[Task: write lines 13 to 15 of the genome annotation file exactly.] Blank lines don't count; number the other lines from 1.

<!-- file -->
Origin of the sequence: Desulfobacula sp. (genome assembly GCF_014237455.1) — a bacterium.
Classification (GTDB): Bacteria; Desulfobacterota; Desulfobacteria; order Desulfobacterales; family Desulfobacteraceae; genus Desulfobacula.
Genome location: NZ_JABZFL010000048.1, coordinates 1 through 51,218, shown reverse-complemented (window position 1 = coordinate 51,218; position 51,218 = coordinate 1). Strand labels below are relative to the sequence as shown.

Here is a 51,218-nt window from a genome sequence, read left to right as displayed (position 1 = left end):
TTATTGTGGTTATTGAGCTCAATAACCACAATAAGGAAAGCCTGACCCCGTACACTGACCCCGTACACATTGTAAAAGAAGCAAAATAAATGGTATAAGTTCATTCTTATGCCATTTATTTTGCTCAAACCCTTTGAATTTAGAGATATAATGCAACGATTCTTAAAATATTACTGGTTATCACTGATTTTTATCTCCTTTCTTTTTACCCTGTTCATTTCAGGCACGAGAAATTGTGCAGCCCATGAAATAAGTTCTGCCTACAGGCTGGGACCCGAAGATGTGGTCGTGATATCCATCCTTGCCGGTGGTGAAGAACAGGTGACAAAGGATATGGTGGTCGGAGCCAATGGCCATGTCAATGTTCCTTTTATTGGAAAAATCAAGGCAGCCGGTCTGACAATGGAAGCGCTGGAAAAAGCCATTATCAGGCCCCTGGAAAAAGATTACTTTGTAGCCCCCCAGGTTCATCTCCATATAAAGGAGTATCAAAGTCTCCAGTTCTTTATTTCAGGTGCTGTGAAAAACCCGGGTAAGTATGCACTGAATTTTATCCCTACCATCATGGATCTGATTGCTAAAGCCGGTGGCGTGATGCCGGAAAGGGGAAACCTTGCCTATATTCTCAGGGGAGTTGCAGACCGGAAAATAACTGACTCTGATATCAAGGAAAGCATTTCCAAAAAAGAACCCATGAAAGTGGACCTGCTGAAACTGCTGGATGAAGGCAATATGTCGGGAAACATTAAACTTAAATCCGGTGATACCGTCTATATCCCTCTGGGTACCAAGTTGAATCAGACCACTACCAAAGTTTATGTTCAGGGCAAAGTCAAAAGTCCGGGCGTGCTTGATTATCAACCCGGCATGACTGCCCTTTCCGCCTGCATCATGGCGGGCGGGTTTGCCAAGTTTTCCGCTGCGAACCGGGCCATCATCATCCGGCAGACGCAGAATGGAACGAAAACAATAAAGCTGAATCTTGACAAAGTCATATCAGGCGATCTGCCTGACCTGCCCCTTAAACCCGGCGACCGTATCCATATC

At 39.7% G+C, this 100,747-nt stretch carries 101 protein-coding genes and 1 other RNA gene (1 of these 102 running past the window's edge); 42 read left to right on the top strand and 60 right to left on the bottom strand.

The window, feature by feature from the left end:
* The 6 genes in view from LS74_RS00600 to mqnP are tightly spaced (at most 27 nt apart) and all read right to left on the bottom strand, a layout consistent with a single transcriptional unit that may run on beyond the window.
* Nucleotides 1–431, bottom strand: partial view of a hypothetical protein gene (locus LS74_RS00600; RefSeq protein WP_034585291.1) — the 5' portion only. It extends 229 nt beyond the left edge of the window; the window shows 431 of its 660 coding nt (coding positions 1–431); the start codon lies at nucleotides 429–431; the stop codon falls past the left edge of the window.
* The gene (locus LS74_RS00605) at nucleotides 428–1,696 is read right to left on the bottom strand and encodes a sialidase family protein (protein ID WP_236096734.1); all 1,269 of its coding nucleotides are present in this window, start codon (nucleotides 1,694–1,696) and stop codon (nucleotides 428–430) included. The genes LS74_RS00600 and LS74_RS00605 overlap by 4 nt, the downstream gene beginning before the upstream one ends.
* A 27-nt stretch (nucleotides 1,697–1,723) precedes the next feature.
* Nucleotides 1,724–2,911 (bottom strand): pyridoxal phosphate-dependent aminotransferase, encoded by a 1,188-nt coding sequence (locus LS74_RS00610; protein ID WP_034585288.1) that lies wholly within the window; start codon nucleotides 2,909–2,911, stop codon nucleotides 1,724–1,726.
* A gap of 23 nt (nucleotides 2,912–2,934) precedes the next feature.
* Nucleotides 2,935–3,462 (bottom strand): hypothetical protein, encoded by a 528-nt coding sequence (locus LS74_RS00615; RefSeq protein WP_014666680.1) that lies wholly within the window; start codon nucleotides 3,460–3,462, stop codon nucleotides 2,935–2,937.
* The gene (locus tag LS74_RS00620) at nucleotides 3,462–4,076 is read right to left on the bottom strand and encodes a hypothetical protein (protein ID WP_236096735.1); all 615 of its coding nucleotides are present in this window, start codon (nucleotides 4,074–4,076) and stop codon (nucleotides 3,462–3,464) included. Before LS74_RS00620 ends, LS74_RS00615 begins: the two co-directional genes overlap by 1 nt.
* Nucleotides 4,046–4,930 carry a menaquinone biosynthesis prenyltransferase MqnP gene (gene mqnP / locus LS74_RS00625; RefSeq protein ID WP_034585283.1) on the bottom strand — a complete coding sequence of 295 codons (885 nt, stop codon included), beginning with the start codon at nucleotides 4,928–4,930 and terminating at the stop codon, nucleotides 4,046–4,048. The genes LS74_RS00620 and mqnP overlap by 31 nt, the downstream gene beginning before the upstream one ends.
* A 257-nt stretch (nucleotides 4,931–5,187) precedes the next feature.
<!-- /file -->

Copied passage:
* A gap of 23 nt (nucleotides 2,912–2,934) precedes the next feature.
* Nucleotides 2,935–3,462 (bottom strand): hypothetical protein, encoded by a 528-nt coding sequence (locus LS74_RS00615; RefSeq protein WP_014666680.1) that lies wholly within the window; start codon nucleotides 3,460–3,462, stop codon nucleotides 2,935–2,937.
* The gene (locus tag LS74_RS00620) at nucleotides 3,462–4,076 is read right to left on the bottom strand and encodes a hypothetical protein (protein ID WP_236096735.1); all 615 of its coding nucleotides are present in this window, start codon (nucleotides 4,074–4,076) and stop codon (nucleotides 3,462–3,464) included. Before LS74_RS00620 ends, LS74_RS00615 begins: the two co-directional genes overlap by 1 nt.